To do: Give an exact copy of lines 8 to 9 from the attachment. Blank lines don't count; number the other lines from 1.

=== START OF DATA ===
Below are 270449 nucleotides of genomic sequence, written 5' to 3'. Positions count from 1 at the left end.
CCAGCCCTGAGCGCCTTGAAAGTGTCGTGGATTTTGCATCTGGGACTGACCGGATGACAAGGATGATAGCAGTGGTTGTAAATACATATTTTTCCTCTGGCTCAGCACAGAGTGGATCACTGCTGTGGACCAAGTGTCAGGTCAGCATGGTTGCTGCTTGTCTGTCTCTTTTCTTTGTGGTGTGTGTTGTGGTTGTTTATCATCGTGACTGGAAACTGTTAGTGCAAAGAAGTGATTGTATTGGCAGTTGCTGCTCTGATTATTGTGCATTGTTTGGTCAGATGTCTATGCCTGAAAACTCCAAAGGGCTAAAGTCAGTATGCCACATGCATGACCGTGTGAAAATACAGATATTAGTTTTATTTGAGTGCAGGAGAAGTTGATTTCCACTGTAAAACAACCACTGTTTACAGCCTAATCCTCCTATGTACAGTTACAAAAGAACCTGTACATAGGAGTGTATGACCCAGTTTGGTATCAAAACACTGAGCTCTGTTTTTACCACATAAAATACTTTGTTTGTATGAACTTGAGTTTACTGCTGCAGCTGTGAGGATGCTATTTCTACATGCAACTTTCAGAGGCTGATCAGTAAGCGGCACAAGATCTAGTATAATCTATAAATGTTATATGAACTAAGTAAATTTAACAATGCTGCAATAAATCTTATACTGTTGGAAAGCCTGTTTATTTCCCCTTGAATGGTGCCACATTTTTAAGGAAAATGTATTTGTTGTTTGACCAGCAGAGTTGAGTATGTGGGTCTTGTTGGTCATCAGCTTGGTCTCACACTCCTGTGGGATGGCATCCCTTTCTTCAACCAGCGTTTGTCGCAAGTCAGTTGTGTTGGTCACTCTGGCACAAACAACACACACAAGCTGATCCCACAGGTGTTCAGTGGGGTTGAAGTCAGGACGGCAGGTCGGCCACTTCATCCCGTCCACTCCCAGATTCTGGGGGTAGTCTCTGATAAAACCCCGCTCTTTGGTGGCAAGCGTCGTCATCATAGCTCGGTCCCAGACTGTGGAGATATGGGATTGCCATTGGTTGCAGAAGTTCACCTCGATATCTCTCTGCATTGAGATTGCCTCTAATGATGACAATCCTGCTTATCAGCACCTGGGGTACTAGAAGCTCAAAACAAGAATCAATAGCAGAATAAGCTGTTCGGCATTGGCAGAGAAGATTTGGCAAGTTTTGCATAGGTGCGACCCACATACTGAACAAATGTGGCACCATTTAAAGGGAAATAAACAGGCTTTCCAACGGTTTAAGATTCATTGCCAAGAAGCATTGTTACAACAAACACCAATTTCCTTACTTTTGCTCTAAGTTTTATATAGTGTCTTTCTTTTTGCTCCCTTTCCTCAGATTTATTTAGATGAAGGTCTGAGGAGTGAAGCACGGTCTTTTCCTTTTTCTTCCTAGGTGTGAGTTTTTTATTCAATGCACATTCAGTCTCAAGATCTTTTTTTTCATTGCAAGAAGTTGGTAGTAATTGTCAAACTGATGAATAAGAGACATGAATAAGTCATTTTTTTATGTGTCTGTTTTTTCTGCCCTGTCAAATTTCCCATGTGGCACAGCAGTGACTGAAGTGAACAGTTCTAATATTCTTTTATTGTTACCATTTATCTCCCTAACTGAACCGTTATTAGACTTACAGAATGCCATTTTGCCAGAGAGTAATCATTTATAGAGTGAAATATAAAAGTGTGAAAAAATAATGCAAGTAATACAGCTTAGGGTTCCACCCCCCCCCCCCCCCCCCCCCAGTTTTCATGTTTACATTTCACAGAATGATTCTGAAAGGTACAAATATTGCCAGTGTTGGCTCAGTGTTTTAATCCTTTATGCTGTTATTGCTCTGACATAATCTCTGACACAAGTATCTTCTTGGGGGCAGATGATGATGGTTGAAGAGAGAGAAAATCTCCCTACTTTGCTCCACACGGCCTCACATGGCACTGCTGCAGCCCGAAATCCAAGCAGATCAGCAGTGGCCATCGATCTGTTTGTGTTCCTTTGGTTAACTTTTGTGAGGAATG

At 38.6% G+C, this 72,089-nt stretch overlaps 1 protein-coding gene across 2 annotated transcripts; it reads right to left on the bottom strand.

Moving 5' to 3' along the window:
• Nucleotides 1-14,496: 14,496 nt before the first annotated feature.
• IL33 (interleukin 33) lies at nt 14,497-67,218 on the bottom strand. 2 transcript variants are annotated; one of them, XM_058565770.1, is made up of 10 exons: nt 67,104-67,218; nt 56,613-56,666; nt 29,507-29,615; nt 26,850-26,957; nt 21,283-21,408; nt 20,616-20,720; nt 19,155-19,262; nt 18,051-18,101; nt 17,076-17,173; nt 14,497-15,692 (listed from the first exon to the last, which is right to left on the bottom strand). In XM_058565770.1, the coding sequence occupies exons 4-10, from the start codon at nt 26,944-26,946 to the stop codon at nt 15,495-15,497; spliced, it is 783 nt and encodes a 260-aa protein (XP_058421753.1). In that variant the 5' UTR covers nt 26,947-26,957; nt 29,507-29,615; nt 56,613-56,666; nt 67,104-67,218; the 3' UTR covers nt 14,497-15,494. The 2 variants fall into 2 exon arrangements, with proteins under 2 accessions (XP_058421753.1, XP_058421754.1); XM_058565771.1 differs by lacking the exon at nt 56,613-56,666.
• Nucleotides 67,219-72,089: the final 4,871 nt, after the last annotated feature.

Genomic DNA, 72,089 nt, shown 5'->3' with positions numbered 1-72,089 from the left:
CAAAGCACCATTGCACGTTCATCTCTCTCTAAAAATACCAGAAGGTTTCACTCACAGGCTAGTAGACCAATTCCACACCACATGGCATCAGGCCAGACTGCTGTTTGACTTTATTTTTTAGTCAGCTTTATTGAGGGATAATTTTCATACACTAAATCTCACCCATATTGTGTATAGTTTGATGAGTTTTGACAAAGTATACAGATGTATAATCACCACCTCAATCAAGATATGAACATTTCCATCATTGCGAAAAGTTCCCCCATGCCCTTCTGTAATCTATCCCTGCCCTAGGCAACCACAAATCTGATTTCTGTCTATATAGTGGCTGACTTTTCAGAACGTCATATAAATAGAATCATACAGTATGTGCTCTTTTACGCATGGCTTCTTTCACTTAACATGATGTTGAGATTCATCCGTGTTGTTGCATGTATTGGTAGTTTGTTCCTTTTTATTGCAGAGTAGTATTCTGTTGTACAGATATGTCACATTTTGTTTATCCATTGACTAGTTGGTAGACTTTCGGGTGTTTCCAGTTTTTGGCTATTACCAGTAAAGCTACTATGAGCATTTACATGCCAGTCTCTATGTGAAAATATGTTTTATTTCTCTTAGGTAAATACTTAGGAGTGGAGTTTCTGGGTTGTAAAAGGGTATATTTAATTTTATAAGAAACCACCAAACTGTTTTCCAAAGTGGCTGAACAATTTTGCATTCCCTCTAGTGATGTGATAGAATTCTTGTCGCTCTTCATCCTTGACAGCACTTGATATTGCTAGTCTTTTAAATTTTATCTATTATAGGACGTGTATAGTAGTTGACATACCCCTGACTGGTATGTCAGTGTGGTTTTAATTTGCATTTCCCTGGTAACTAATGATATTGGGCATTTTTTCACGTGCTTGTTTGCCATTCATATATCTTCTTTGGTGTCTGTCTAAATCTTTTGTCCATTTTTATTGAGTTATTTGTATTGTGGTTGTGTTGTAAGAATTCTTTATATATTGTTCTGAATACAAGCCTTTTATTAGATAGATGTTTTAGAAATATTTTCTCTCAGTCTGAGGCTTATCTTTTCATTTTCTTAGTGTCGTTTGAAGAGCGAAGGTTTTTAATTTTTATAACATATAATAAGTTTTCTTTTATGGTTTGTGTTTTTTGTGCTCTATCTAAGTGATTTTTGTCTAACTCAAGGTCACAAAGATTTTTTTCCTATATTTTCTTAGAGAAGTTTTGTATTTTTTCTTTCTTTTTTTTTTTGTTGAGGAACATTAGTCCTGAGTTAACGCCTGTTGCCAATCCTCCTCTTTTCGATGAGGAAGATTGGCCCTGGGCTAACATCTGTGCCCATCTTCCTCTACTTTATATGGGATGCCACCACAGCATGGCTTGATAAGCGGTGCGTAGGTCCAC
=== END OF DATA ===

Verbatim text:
Genomic DNA, 72,089 nt, shown 5'->3' with positions numbered 1-72,089 from the left:
CAAAGCACCATTGCACGTTCATCTCTCTCTAAAAATACCAGAAGGTTTCACTCACAGGCTAGTAGACCAATTCCACACCACATGGCATCAGGCCAGACTGCTGTTTGACTTTATTTTTTAGTCAGCTTTATTGAGGGATAATTTTCATACACTAAATCTCACCCATATTGTGTATAGTTTGATGAGTTTTGACAAAGTATACAGATGTATAATCACCACCTCAATCAAGATATGAACATTTCCATCATTGCGAAAAGTTCCCCCATGCCCTTCTGTAATCTATCCCTGCCCTAGGCAACCACAAATCTGATTTCTGTCTATATAGTGGCTGACTTTTCAGAACGTCATATAAATAGAATCATACAGTATGTGCTCTTTTACGCATGGCTTCTTTCACTTAACATGATGTTGAGATTCATCCGTGTTGTTGCATGTATTGGTAGTTTGTTCCTTTTTATTGCAGAGTAGTATTCTGTTGTACAGATATGTCACATTTTGTTTATCCATTGACTAGTTGGTAGACTTTCGGGTGTTTCCAGTTTTTGGCTATTACCAGTAAAGCTACTATGAGCATTTACATGCCAGTCTCTATGTGAAAATATGTTTTATTTCTCTTAGGTAAATACTTAGGAGTGGAGTTTCTGGGTTGTAAAAGGGTATATTTAATTTTATAAGAAACCACCAAACTGTTTTCCAAAGTGGCTGAACAATTTTGCATTCCCTCTAGTGATGTGATAGAATTCTTGTCGCTCTTCATCCTTGACAGCACTTGATATTGCTAGTCTTTTAAATTTTATCTATTATAGGACGTGTATAGTAGTTGACATACCCCTGACTGGTATGTCAGTGTGGTTTTAATTTGCATTTCCCTGGTAACTAATGATATTGGGCATTTTTTCACGTGCTTGTTTGCCATTCATATATCTTCTTTGGTGTCTGTCTAAATCTTTTGTCCATTTTTATTGAGTTATTTGTATTGTGGTTGTGTTGTAAGAATTCTTTATATATTGTTCTGAATACAAGCCTTTTATTAGATAGATGTTTTAGAAATATTTTCTCTCAGTCTGAGGCTTATCTTTTCATTTTCTTAGTGTCGTTTGAAGAGCGAAGGTTTTTAATTTTTATAACATATAATAAGTTTTCTTTTATGGTTTGTGTTTTTTGTGCTCTATCTAAGTGATTTTTGTCTAACTCAAGGTCACAAAGATTTTTTTCCTATATTTTCTTAGAGAAGTTTTGTATTTTTTCTTTCTTTTTTTTTTTGTTGAGGAACATTAGTCCTGAGTTAACGCCTGTTGCCAATCCTCCTCTTTTCGATGAGGAAGATTGGCCCTGGGCTAACATCTGTGCCCATCTTCCTCTACTTTATATGGGATGCCACCACAGCATGGCTTGATAAGCGGTGCGTAGGTCCAC